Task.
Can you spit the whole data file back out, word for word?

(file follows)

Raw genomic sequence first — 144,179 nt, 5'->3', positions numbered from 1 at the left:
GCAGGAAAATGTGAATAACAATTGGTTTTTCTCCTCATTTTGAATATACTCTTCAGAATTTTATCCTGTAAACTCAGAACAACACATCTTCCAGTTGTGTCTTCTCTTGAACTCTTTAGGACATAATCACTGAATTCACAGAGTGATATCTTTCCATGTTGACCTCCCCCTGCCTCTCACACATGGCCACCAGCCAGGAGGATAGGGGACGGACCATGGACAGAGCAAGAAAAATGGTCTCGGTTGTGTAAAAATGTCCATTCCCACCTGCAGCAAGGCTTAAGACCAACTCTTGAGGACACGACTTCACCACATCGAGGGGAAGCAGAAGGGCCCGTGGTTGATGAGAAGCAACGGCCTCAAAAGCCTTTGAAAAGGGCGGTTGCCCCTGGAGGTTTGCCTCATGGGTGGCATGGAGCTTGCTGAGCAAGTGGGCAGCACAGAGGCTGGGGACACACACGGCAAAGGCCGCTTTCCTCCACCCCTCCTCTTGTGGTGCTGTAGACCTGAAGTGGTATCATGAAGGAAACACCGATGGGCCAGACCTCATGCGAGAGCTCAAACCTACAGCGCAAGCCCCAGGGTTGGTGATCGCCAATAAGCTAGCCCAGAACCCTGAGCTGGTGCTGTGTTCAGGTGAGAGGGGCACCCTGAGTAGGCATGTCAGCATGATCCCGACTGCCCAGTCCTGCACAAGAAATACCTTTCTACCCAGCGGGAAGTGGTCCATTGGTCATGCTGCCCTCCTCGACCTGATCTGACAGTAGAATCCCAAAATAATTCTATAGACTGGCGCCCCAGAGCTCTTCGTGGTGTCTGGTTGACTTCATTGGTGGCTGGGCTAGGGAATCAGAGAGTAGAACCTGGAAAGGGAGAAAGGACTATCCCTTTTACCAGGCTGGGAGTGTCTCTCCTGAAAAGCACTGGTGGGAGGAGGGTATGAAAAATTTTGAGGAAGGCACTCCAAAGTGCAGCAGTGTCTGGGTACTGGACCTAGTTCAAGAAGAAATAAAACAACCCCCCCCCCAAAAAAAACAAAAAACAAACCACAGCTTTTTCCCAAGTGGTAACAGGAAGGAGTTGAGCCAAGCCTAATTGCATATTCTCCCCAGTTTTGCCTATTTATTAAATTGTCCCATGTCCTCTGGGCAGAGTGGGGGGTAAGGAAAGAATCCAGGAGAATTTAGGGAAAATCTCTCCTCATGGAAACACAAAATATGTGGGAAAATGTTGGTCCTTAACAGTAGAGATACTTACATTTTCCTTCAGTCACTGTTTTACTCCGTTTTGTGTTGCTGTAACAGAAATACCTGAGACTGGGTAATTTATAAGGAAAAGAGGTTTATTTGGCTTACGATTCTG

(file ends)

Raw genomic sequence first — 144,179 nt, 5'->3', positions numbered from 1 at the left:
GCAGGAAAATGTGAATAACAATTGGTTTTTCTCCTCATTTTGAATATACTCTTCAGAATTTTATCCTGTAAACTCAGAACAACACATCTTCCAGTTGTGTCTTCTCTTGAACTCTTTAGGACATAATCACTGAATTCACAGAGTGATATCTTTCCATGTTGACCTCCCCCTGCCTCTCACACATGGCCACCAGCCAGGAGGATAGGGGACGGACCATGGACAGAGCAAGAAAAATGGTCTCGGTTGTGTAAAAATGTCCATTCCCACCTGCAGCAAGGCTTAAGACCAACTCTTGAGGACACGACTTCACCACATCGAGGGGAAGCAGAAGGGCCCGTGGTTGATGAGAAGCAACGGCCTCAAAAGCCTTTGAAAAGGGCGGTTGCCCCTGGAGGTTTGCCTCATGGGTGGCATGGAGCTTGCTGAGCAAGTGGGCAGCACAGAGGCTGGGGACACACACGGCAAAGGCCGCTTTCCTCCACCCCTCCTCTTGTGGTGCTGTAGACCTGAAGTGGTATCATGAAGGAAACACCGATGGGCCAGACCTCATGCGAGAGCTCAAACCTACAGCGCAAGCCCCAGGGTTGGTGATCGCCAATAAGCTAGCCCAGAACCCTGAGCTGGTGCTGTGTTCAGGTGAGAGGGGCACCCTGAGTAGGCATGTCAGCATGATCCCGACTGCCCAGTCCTGCACAAGAAATACCTTTCTACCCAGCGGGAAGTGGTCCATTGGTCATGCTGCCCTCCTCGACCTGATCTGACAGTAGAATCCCAAAATAATTCTATAGACTGGCGCCCCAGAGCTCTTCGTGGTGTCTGGTTGACTTCATTGGTGGCTGGGCTAGGGAATCAGAGAGTAGAACCTGGAAAGGGAGAAAGGACTATCCCTTTTACCAGGCTGGGAGTGTCTCTCCTGAAAAGCACTGGTGGGAGGAGGGTATGAAAAATTTTGAGGAAGGCACTCCAAAGTGCAGCAGTGTCTGGGTACTGGACCTAGTTCAAGAAGAAATAAAACAACCCCCCCCCCAAAAAAAACAAAAAACAAACCACAGCTTTTTCCCAAGTGGTAACAGGAAGGAGTTGAGCCAAGCCTAATTGCATATTCTCCCCAGTTTTGCCTATTTATTAAATTGTCCCATGTCCTCTGGGCAGAGTGGGGGGTAAGGAAAGAATCCAGGAGAATTTAGGGAAAATCTCTCCTCATGGAAACACAAAATATGTGGGAAAATGTTGGTCCTTAACAGTAGAGATACTTACATTTTCCTTCAGTCACTGTTTTACTCCGTTTTGTGTTGCTGTAACAGAAATACCTGAGACTGGGTAATTTATAAGGAAAAGAGGTTTATTTGGCTTACGATTCTG